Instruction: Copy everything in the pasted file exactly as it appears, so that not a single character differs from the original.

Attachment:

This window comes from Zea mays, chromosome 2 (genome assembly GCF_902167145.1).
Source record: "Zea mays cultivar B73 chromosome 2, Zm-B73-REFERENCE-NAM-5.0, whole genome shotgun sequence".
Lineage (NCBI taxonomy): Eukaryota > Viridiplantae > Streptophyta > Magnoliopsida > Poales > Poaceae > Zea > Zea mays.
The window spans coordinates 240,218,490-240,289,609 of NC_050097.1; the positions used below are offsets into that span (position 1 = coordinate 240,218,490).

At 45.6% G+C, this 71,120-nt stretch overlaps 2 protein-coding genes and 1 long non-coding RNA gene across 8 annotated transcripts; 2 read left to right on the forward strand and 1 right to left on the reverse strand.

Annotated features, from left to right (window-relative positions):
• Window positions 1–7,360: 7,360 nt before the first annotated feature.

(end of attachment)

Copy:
This window comes from Zea mays, chromosome 2 (genome assembly GCF_902167145.1).
Source record: "Zea mays cultivar B73 chromosome 2, Zm-B73-REFERENCE-NAM-5.0, whole genome shotgun sequence".
Lineage (NCBI taxonomy): Eukaryota > Viridiplantae > Streptophyta > Magnoliopsida > Poales > Poaceae > Zea > Zea mays.
The window spans coordinates 240,218,490-240,289,609 of NC_050097.1; the positions used below are offsets into that span (position 1 = coordinate 240,218,490).

At 45.6% G+C, this 71,120-nt stretch overlaps 2 protein-coding genes and 1 long non-coding RNA gene across 8 annotated transcripts; 2 read left to right on the forward strand and 1 right to left on the reverse strand.

Annotated features, from left to right (window-relative positions):
• Window positions 1–7,360: 7,360 nt before the first annotated feature.